"Don't be fooled. This diet has been attributed to the Mayo Clinic since the 1940s," says Nelson. "We started receiving calls in the '40s about a diet that emphasizes a lot of protein, very limited, if any, starch, very few fruits, and very limited vegetables. I think the only fruit it allows is grapefruit because it supposedly 'burns' body fat. To the best of our knowledge, it never originated at the Mayo Clinic and we do not endorse its use.
"I think that one of the reasons these types of diets are popular is that they initially do result in immediate weight loss. When you eat a high-protein diet, you have a tendency to lose more water weight than body fat per se, and so you get a more immediate response," says Nelson. "But are you truly losing the type of weight you need to lose?"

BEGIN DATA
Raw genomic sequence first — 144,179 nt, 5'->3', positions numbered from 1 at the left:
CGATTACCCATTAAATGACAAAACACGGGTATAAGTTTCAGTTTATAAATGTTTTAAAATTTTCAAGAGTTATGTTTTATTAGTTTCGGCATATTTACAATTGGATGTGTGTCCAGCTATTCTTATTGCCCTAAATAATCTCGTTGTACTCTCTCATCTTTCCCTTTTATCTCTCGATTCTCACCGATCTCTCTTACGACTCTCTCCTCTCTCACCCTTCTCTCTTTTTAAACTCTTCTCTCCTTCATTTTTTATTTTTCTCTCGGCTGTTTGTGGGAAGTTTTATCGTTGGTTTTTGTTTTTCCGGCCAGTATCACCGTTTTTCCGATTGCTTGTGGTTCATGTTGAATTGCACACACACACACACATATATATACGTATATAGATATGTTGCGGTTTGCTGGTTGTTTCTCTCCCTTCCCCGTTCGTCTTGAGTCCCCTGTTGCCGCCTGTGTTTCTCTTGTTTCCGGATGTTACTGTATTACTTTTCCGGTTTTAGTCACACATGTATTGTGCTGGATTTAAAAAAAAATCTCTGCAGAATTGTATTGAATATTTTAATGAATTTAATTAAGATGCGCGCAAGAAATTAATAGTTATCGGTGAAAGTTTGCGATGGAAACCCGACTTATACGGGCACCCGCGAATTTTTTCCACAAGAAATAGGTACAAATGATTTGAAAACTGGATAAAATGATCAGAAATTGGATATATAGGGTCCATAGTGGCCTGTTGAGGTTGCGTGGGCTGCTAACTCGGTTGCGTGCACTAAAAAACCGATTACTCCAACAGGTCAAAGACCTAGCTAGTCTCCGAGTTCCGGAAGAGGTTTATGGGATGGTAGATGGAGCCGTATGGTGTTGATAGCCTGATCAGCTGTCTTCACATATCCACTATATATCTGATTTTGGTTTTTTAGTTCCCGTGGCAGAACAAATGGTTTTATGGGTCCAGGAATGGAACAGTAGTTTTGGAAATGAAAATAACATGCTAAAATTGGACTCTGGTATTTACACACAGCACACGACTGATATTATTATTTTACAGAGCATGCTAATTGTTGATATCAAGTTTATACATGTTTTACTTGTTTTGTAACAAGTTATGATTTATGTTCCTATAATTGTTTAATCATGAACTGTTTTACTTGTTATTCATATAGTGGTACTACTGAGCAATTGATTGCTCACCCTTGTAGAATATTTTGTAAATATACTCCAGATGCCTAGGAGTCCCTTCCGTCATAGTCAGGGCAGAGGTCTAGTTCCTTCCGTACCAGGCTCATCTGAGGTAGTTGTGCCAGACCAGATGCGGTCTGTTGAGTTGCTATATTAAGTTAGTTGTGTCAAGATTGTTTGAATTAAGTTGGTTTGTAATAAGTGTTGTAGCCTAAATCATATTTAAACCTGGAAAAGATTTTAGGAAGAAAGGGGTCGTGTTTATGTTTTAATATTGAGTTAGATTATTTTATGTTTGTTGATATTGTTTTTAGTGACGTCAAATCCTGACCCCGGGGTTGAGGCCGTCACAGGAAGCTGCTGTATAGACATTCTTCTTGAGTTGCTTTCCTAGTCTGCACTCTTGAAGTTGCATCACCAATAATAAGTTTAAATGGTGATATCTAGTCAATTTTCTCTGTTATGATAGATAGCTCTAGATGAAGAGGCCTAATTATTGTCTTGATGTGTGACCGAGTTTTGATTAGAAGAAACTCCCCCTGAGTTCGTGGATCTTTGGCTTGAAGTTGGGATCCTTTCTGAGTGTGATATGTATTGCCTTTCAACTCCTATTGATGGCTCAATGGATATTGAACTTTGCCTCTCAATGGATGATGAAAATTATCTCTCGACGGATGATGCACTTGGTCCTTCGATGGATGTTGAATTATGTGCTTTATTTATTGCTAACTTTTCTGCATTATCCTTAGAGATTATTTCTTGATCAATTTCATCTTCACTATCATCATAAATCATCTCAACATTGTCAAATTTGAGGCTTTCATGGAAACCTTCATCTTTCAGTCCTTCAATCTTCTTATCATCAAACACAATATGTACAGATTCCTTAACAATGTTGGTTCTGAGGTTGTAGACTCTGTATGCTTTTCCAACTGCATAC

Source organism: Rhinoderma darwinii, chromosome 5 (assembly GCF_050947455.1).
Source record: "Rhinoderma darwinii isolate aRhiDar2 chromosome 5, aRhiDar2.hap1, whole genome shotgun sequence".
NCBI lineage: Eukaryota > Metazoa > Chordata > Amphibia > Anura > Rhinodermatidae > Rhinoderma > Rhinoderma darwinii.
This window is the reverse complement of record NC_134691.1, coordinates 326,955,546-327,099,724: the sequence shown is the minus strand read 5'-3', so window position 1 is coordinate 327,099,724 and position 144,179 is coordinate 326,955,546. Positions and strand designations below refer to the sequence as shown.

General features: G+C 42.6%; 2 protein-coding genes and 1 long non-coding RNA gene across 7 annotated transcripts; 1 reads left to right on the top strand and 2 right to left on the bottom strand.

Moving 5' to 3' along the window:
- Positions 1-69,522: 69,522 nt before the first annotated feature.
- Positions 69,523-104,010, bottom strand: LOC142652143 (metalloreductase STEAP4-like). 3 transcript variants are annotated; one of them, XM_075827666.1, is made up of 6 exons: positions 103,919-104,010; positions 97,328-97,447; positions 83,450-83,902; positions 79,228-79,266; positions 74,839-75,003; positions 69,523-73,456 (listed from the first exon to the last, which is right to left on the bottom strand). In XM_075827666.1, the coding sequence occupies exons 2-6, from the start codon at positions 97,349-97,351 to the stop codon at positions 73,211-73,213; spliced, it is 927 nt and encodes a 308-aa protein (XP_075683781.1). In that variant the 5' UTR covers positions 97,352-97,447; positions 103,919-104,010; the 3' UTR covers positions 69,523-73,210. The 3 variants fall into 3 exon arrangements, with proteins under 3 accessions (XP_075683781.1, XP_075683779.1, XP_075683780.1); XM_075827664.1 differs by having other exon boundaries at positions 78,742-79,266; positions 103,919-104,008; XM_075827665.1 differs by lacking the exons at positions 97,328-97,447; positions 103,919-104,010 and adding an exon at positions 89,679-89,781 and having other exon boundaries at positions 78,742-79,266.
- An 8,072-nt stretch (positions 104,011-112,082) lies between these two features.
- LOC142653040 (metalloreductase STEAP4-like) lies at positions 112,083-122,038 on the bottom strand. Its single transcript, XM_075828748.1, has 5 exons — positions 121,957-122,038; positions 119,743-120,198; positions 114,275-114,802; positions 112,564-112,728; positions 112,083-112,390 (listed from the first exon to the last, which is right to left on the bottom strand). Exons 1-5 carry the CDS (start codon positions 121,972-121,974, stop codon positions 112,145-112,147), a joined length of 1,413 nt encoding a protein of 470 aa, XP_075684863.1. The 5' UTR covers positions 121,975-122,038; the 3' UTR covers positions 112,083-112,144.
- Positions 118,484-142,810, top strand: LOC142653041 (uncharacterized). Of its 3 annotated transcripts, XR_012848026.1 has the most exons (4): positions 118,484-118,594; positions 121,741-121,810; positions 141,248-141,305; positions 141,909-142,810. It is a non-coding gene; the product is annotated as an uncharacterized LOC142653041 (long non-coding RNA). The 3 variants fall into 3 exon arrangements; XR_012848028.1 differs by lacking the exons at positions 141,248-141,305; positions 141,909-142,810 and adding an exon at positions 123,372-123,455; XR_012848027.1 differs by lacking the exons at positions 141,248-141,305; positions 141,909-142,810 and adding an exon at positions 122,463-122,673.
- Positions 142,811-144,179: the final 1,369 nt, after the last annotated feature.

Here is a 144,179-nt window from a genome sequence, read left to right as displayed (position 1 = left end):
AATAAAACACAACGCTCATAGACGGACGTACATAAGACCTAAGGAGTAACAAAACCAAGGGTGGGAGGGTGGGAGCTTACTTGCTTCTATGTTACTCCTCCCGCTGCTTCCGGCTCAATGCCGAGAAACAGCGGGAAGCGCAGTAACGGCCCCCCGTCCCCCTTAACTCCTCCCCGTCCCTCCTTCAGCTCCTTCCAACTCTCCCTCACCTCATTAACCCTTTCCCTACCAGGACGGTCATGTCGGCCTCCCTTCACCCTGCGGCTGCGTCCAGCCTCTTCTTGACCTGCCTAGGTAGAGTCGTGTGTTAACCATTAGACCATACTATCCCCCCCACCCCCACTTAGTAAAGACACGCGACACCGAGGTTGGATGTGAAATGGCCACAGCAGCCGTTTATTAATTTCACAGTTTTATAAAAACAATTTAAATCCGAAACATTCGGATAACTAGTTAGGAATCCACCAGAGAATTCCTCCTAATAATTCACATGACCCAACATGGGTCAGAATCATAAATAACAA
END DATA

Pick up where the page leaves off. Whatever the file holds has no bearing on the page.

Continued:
"Weight management should not be short-term; it needs to be a lifelong commitment. If you go at it short-term you are going to struggle gaining and losing the same pounds over and over again," says Nelson. "And when you take the longer view of weight management, a well-balanced diet that provides all of the necessary nutrients in the amounts that are needed ends up being very important."
"The best way to lose weight is to take the long view and make sure that your diet has a wide variety of foods in it, is slightly lower in calories than what you need to maintain your present weight, [and] that you include more physical activity," says Nelson. "Achieving those two things -- a healthy diet and more physical activity -- in your day-to-day lifestyle requires behavioral changes and is difficult to do."
No magic bullets here.